Tuesday, July 6, 2010

No Slang like Old Slang...Unless It's New

As I'm noodling with a story idea set in (gasp!) early 20th century America, I'm realizing it will take a major re-set of my 19th century British-obsessed brain to maintain historical accuracy. Which is why I thought it would be fun to revisit this post, which originally aired in November 2008. Answers will once again appear in the comments section, if you want to keep score.


Regina and I have enjoyed presenting you with odd words and phrases used at different times in the 19th century. They’re fun to know and, for us, fun to use (sparingly!) in writing our books to help give them that early 19th century “flavor”.

But we’ve discovered that an important part of using authentic slang is sounding authentic. As I’ve researched the words and terms I’ve discussed here in Nineteenteen, I’ve found some that sound very 19th century but aren’t, and others that sound quite modern but are indeed, old—sometimes far older than the 19th century. So I’ve put together a bit of a quiz for you: below is a list of words or phrases and how they’re used. Can you tell if they’re genuinely 19th century (or before), or more recent inventions? Answers will be in the comment section so you can test yourself without peeking. Good luck, and have fun!

1. Nuts or nutty: To be infatuated. (“Sir Steven is quite nutty over Caroline, despite her appalling taste in millinery and that regrettable moustache.”)

2. Lily-livered: Cowardly. (“We thought Cecil was going to offer for Amelia, but the lily-livered lad hid in the library reading Cicero all evening instead.”)

3. Nitwit: A fool or simpleton. (“Did you hear that Freddy Hamilton ordered six mauve waistcoats with orange stripes from his tailor? He’ll look quite the biggest nitwit in all of Mayfair!”)

4. Kick the bucket: To die. (“That scoundrel John lives in daily anticipation of his uncle’s kicking the bucket so that he’ll inherit his fortune, but the old man looks quite healthy to me.”)

5. Pig: A derogatory term for a police officer. (“As he marched around Hyde Park carrying his “Give Peace a Chance: Wellington Out of Spain Now!” sign, George worried that he and his fellow anti-war protesters would be arrested by the pigs.”)

6. Fussbudget: A complaining person. (“Aunt Gladys is such a fussbudget that I’ve sworn that I shan’t take her out in my high-perch phaeton ever again!”)

7. Put the kibosh on: To stop an action. (“Mama put the kibosh on Annabel’s dancing with Lord Speen a third time by calling for the carriage.”)

8. Smashing: Splendid, wonderful. (“The refreshments at Lady Herman’s Christmas ball were simply smashing! Where did she find strawberries like that in December?”)

Don't forget, answers are in the comments section. So how did you do?


Marissa Doyle said...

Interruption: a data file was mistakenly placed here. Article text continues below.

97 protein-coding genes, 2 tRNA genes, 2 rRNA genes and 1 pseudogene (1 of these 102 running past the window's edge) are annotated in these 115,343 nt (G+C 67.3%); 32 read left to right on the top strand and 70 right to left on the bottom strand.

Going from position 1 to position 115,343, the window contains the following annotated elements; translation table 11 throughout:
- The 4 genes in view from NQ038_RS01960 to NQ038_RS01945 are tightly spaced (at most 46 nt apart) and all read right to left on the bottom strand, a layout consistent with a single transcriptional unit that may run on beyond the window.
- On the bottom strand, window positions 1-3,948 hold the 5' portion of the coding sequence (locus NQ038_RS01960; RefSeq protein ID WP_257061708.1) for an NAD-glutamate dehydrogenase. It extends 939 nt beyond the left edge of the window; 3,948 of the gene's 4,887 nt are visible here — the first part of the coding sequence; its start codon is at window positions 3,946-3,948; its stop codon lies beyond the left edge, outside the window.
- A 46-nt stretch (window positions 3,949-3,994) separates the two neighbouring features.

1. Old. To be “nuts” or “nutty” on someone or something is documented as far back as 1607!

2. Old. I can never hear the adjective “lily-livered” in any but Yosemite Sam’s voice, but it’s actually been used since Shakespeare’s day.

3. New. Though “nitwit” sounds Shakespearian, it’s very much a 20th century creation, from 1928.

4. Old. Kick the bucket has been in use since the 18th century, along with more to-the-point “croak”.

5. Old! This one surprised me, but “pig” as a rude word for police officer is as old as 1811.

6. New. Though this one sounds rather 18th century to me, “fussbudget” is not recorded reliably till 1904.

7. Old. People were putting the kibosh on things back in 1836 though it sounds very 1940s, doesn’t it?

8. New. This is another one that just sounds smashingly correct, but it’s not documented till 1911.

Liviania said...

I think "smashing" is the most surprising!

Alison said...

As a language student dabbling in Irish Gaelic for the past 5 years - 2 of these words have Irish roots.
Kibosh - literally means "Cape of Death", and Smashing - is really "Is ma shin" in Irish meaning "It is good" - you also say another variation of an Irish word when you say "So Long" - it's "Slan" meaning "Goodbye" :) Thought I'd toss that it's the mix.

QNPoohBear said...

I LOVE early 20th century America! It's my favorite time period. I can help with gentlemen's slang. I read an unpublished manuscript diary that spanned the years 1890-1948. He described a car that continually broke down as a "lemon" and he was always saying Bully when he thought something was cool. One day I mean to write a novel using his young adult love life as the basis.

Marissa Doyle said...

Okay, QNPoohbear, I know who to talk to if I get the green light from my agent! I've got some memoirs that I'm reading to get a flavor for the time (ca. 1910) and place (Cape Cod--which is easy because it's my home territory)--any recommendations for non-fiction?